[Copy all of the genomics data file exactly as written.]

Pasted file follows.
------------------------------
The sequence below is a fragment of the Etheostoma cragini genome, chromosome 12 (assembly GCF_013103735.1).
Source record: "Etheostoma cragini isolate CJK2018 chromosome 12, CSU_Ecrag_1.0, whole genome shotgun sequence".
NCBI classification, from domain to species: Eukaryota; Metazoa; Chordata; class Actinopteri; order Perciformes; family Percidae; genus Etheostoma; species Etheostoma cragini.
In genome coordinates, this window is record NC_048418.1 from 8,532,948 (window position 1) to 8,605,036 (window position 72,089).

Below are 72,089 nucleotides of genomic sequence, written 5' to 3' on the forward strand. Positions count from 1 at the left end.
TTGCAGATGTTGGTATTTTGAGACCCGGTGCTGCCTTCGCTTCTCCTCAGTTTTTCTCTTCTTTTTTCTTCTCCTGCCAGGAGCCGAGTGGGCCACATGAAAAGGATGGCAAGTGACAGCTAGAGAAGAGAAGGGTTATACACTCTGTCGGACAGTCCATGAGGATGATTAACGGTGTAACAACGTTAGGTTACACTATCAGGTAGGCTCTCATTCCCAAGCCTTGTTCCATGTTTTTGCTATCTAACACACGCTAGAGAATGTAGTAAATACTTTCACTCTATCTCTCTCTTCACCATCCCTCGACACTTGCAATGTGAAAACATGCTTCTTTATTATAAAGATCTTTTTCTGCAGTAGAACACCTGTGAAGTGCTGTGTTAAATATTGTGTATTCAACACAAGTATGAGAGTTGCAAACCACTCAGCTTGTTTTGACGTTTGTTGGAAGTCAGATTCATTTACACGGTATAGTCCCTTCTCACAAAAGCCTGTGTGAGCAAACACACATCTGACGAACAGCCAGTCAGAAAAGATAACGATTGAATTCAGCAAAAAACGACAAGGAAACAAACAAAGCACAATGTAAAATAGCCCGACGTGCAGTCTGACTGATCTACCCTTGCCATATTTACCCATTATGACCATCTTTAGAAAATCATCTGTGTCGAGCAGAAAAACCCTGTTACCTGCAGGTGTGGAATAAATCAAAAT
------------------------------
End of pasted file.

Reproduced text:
The sequence below is a fragment of the Etheostoma cragini genome, chromosome 12 (assembly GCF_013103735.1).
Source record: "Etheostoma cragini isolate CJK2018 chromosome 12, CSU_Ecrag_1.0, whole genome shotgun sequence".
NCBI classification, from domain to species: Eukaryota; Metazoa; Chordata; class Actinopteri; order Perciformes; family Percidae; genus Etheostoma; species Etheostoma cragini.
In genome coordinates, this window is record NC_048418.1 from 8,532,948 (window position 1) to 8,605,036 (window position 72,089).

Below are 72,089 nucleotides of genomic sequence, written 5' to 3' on the forward strand. Positions count from 1 at the left end.
TTGCAGATGTTGGTATTTTGAGACCCGGTGCTGCCTTCGCTTCTCCTCAGTTTTTCTCTTCTTTTTTCTTCTCCTGCCAGGAGCCGAGTGGGCCACATGAAAAGGATGGCAAGTGACAGCTAGAGAAGAGAAGGGTTATACACTCTGTCGGACAGTCCATGAGGATGATTAACGGTGTAACAACGTTAGGTTACACTATCAGGTAGGCTCTCATTCCCAAGCCTTGTTCCATGTTTTTGCTATCTAACACACGCTAGAGAATGTAGTAAATACTTTCACTCTATCTCTCTCTTCACCATCCCTCGACACTTGCAATGTGAAAACATGCTTCTTTATTATAAAGATCTTTTTCTGCAGTAGAACACCTGTGAAGTGCTGTGTTAAATATTGTGTATTCAACACAAGTATGAGAGTTGCAAACCACTCAGCTTGTTTTGACGTTTGTTGGAAGTCAGATTCATTTACACGGTATAGTCCCTTCTCACAAAAGCCTGTGTGAGCAAACACACATCTGACGAACAGCCAGTCAGAAAAGATAACGATTGAATTCAGCAAAAAACGACAAGGAAACAAACAAAGCACAATGTAAAATAGCCCGACGTGCAGTCTGACTGATCTACCCTTGCCATATTTACCCATTATGACCATCTTTAGAAAATCATCTGTGTCGAGCAGAAAAACCCTGTTACCTGCAGGTGTGGAATAAATCAAAAT